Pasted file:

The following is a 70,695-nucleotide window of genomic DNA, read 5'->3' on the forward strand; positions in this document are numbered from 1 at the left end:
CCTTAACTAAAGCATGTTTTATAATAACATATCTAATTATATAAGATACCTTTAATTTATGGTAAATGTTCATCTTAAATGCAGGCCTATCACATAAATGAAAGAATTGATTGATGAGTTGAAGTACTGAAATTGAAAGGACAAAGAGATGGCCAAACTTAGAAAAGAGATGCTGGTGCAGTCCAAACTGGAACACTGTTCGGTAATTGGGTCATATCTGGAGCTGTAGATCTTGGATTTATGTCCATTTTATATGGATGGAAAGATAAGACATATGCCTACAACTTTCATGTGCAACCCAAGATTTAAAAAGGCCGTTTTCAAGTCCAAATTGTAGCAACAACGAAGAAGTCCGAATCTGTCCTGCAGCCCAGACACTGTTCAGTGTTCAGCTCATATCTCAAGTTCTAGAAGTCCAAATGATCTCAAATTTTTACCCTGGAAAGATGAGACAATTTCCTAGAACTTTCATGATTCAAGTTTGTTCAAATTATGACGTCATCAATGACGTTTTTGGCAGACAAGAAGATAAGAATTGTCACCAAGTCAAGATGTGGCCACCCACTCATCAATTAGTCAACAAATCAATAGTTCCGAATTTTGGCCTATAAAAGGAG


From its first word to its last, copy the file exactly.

The following is a 70,695-nucleotide window of genomic DNA, read 5'->3' on the forward strand; positions in this document are numbered from 1 at the left end:
CCTTAACTAAAGCATGTTTTATAATAACATATCTAATTATATAAGATACCTTTAATTTATGGTAAATGTTCATCTTAAATGCAGGCCTATCACATAAATGAAAGAATTGATTGATGAGTTGAAGTACTGAAATTGAAAGGACAAAGAGATGGCCAAACTTAGAAAAGAGATGCTGGTGCAGTCCAAACTGGAACACTGTTCGGTAATTGGGTCATATCTGGAGCTGTAGATCTTGGATTTATGTCCATTTTATATGGATGGAAAGATAAGACATATGCCTACAACTTTCATGTGCAACCCAAGATTTAAAAAGGCCGTTTTCAAGTCCAAATTGTAGCAACAACGAAGAAGTCCGAATCTGTCCTGCAGCCCAGACACTGTTCAGTGTTCAGCTCATATCTCAAGTTCTAGAAGTCCAAATGATCTCAAATTTTTACCCTGGAAAGATGAGACAATTTCCTAGAACTTTCATGATTCAAGTTTGTTCAAATTATGACGTCATCAATGACGTTTTTGGCAGACAAGAAGATAAGAATTGTCACCAAGTCAAGATGTGGCCACCCACTCATCAATTAGTCAACAAATCAATAGTTCCGAATTTTGGCCTATAAAAGGAG